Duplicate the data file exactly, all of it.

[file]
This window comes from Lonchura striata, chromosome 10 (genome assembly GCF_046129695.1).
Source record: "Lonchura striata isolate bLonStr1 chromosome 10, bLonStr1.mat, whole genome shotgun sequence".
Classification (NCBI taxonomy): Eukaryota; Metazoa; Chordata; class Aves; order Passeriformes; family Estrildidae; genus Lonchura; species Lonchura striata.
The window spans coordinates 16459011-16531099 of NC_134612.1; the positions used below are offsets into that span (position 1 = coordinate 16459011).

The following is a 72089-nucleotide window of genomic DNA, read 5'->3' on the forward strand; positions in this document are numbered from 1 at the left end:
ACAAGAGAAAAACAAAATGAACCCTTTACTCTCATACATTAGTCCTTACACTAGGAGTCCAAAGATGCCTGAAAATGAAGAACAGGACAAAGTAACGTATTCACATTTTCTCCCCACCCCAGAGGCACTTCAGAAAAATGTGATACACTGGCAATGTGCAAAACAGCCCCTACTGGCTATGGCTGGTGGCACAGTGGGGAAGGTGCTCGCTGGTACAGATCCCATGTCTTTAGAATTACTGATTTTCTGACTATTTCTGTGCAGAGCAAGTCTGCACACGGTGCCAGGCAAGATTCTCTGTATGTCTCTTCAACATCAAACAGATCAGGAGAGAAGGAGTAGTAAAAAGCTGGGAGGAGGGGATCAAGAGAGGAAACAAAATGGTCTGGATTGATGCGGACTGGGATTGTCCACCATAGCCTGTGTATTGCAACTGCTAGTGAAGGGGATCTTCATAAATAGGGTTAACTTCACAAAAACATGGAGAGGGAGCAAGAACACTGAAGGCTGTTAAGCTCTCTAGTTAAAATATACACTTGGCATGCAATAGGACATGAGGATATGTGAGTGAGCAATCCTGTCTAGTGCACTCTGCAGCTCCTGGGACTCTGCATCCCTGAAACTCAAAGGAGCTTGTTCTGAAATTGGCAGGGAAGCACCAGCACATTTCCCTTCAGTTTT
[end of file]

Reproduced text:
This window comes from Lonchura striata, chromosome 10 (genome assembly GCF_046129695.1).
Source record: "Lonchura striata isolate bLonStr1 chromosome 10, bLonStr1.mat, whole genome shotgun sequence".
Classification (NCBI taxonomy): Eukaryota; Metazoa; Chordata; class Aves; order Passeriformes; family Estrildidae; genus Lonchura; species Lonchura striata.
The window spans coordinates 16459011-16531099 of NC_134612.1; the positions used below are offsets into that span (position 1 = coordinate 16459011).

The following is a 72089-nucleotide window of genomic DNA, read 5'->3' on the forward strand; positions in this document are numbered from 1 at the left end:
ACAAGAGAAAAACAAAATGAACCCTTTACTCTCATACATTAGTCCTTACACTAGGAGTCCAAAGATGCCTGAAAATGAAGAACAGGACAAAGTAACGTATTCACATTTTCTCCCCACCCCAGAGGCACTTCAGAAAAATGTGATACACTGGCAATGTGCAAAACAGCCCCTACTGGCTATGGCTGGTGGCACAGTGGGGAAGGTGCTCGCTGGTACAGATCCCATGTCTTTAGAATTACTGATTTTCTGACTATTTCTGTGCAGAGCAAGTCTGCACACGGTGCCAGGCAAGATTCTCTGTATGTCTCTTCAACATCAAACAGATCAGGAGAGAAGGAGTAGTAAAAAGCTGGGAGGAGGGGATCAAGAGAGGAAACAAAATGGTCTGGATTGATGCGGACTGGGATTGTCCACCATAGCCTGTGTATTGCAACTGCTAGTGAAGGGGATCTTCATAAATAGGGTTAACTTCACAAAAACATGGAGAGGGAGCAAGAACACTGAAGGCTGTTAAGCTCTCTAGTTAAAATATACACTTGGCATGCAATAGGACATGAGGATATGTGAGTGAGCAATCCTGTCTAGTGCACTCTGCAGCTCCTGGGACTCTGCATCCCTGAAACTCAAAGGAGCTTGTTCTGAAATTGGCAGGGAAGCACCAGCACATTTCCCTTCAGTTTT